Jacques Pauw rages about 'deceitful' response from Bird Island co-author Chris Steyn

2018-09-08 19:03
Jacques Pauw. (News24)

Jacques Pauw. (News24)

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The war of words between writers Jacques Pauw and Chris Steyn continued on Saturday.

Pauw posted a scathing message on Facebook in response to Steyn's comments about his review of her and late Mark Minnie's controversial book, The Lost Boys of Bird Island.

The book implicates senior National Party ministers in a paedophile ring in Port Elizabeth in the 1980s.

Pauw took issue with the fact that Steyn had accused him of "sloppy" journalism and of getting his facts wrong in his review.

Steyn wrote: "Pauw says Minnie went drinking after visiting the coloured boy allegedly shot in the rear. Mark never met or interviewed that boy. Pauw makes the crucial mistake of confusing one injured boy with another who also ended up in hospital with an anal injury, but was not coloured, just dark-skinned."

This refers to an incident where a gun was allegedly inserted into a boy's anus by former defence minister Magnus Malan and discharged.

READ: Minnie would have charged Pauw with 'sloppy journalism'

Pauw responded, saying: "I challenge anyone to read the book that would not conclude that the boy that Minnie visited in hospital was the boy that was shot in his anus.

"In fact, the esteemed journalist Marianne Thamm, who wrote the forward (sic), thought so as well. Thamm wrote in Daily Maverick on 14 August: 'Minnie came to the case when one of the victims had been injured when a gun allegedly inserted into his anus had been fired. Minnie was the first to interview the victim who had been secreted to a whites-only hospital in the city.'"

Pauw wrote that the Mail & Guardian had made the same "mistake" in a piece by Eusebius McKaiser on August 15.

"So Chris, are Eusebius and Thamm – the person who wrote your forward (sic) and probably studied the manuscript – also sloppy journalists?" Pauw asked.

READ: Mark Minnie: A sloppy, negligent and careless policeman

Pauw continues by taking issue with another assertion in Steyn's published response: "Pauw says Minnie told the boy he would not get anti-retrovirals if he did not co-operate with the investigation. What Mark actually wrote was that he told the boy that the State would give it to him for free if he signed a sworn statement."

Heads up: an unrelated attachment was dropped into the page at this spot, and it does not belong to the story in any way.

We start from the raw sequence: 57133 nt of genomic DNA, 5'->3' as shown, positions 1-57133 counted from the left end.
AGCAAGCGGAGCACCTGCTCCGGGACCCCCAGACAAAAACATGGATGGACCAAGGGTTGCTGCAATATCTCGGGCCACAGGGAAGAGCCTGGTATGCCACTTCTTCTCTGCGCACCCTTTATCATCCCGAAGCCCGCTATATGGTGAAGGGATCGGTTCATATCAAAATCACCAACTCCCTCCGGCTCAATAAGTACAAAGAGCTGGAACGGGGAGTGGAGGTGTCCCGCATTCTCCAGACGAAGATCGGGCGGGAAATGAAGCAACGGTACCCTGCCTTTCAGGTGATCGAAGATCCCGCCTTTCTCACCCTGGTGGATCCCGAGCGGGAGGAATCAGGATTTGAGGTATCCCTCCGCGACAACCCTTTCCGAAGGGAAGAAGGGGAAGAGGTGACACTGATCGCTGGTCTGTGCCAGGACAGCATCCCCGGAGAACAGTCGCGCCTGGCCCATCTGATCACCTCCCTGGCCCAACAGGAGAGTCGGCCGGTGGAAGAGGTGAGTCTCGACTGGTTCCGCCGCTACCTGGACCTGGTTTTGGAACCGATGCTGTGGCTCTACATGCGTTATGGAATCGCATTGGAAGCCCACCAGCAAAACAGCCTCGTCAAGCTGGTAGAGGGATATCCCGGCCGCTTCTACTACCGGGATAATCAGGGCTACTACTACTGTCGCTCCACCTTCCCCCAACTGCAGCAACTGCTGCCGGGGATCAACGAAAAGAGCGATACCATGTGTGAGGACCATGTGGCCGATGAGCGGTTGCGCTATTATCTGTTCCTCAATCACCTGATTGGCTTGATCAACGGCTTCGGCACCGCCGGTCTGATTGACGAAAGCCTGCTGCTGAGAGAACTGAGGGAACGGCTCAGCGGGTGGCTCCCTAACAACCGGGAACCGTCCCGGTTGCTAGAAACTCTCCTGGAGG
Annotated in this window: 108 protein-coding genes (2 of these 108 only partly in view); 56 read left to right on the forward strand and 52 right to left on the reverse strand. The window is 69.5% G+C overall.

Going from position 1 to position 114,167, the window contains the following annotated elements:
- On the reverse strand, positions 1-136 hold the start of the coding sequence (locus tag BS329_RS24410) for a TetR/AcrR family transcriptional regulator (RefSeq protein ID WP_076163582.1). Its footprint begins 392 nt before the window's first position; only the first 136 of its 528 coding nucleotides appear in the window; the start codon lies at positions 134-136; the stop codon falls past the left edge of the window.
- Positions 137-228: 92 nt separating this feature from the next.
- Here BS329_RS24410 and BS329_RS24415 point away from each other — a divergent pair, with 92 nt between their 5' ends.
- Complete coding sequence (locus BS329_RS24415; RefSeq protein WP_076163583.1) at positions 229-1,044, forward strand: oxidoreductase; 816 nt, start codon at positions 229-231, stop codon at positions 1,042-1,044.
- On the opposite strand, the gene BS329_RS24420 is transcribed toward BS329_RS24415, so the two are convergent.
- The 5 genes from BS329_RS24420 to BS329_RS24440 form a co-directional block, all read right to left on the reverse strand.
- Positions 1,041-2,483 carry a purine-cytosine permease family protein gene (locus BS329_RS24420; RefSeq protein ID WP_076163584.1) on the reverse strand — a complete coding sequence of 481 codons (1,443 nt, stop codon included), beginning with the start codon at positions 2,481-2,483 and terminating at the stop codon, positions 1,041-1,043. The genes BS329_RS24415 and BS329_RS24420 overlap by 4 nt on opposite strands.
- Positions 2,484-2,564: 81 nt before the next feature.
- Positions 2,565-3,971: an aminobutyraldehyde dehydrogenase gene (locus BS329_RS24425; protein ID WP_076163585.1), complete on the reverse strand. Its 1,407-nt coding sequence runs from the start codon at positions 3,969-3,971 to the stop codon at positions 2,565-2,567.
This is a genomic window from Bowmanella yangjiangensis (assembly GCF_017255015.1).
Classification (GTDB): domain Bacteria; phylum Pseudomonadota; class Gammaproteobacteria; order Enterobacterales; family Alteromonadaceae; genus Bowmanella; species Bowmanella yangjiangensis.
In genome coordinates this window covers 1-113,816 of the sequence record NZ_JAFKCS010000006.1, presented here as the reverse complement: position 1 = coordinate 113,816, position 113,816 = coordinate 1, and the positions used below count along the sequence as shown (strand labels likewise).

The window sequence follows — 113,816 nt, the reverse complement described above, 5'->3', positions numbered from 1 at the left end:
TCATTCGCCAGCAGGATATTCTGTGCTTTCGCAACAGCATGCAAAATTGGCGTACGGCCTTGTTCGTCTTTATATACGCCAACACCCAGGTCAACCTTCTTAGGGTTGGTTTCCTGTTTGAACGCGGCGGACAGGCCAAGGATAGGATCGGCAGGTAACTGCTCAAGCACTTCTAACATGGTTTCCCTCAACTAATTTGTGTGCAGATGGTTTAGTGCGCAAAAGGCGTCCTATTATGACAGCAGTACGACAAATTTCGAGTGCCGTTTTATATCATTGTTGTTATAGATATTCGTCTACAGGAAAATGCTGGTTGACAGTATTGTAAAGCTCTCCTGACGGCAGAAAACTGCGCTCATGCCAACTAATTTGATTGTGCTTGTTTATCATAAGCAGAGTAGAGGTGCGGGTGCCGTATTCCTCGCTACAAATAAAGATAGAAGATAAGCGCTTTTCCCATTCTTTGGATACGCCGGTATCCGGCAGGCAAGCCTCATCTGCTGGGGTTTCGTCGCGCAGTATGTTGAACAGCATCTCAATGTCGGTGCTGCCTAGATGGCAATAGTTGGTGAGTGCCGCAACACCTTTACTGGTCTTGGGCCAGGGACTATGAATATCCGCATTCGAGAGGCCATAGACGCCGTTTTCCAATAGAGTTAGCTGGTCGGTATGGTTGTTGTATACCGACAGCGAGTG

Pauw's response: "This is what I wrote in my review: 'But don't worry, he told the boy, if you co-operate I will make sure that you get the anti-retroviral AZT when it becomes available in South Africa.'

"What was wrong with what I wrote?"

Pauw goes on to say that Minnie had done nothing to aid the victims, and if he did – as Steyn had asserted – it was not mentioned in the book.

He further questions why Steyn did not comment on the fact that Minnie acted illegally when he released Dave Allan on a warning after charging him with the sexual assault of underage children.

'Talking rubbish'

"I therefore trust that you accept that he was terribly negligent. And that he’s talking absolute rubbish when he says that the prosecutor stopped his investigation," Pauw wrote.

Pauw then responds to what he calls "an astonishing" comment from Steyn, where she wrote: "Pauw says two Air Force pilots poured cold water on the claim that boys were flown to the island in 'army' helicopters. In fact, Minnie wrote that the boy he interviewed had said that boys were picked up in 'a helicopter'. He did not say it was an 'army' helicopter."

"I want to refer Steyn to Chapter 18 of the book where Minnie interviewed an abused boy he calls William," Pauw responds.

"I quote from the book:

'I throw one last question at William.

'How did they get all the kids to bird island?'

'Military helicopters or boats.'"

Pauw acknowledged that he had erred in initially referring to Dave Allen, one of the alleged perpetrators, as John Allen, and that he had mistaken the Foundation for Human Rights for the Human Rights Commission.

Pauw is best known as an investigative journalist and writer of the book The President’s Keepers, among others.

Steyn told News24 on Saturday: "I stand by my response. If people are not sure what to believe, they should read [my response] again in conjunction with the book."

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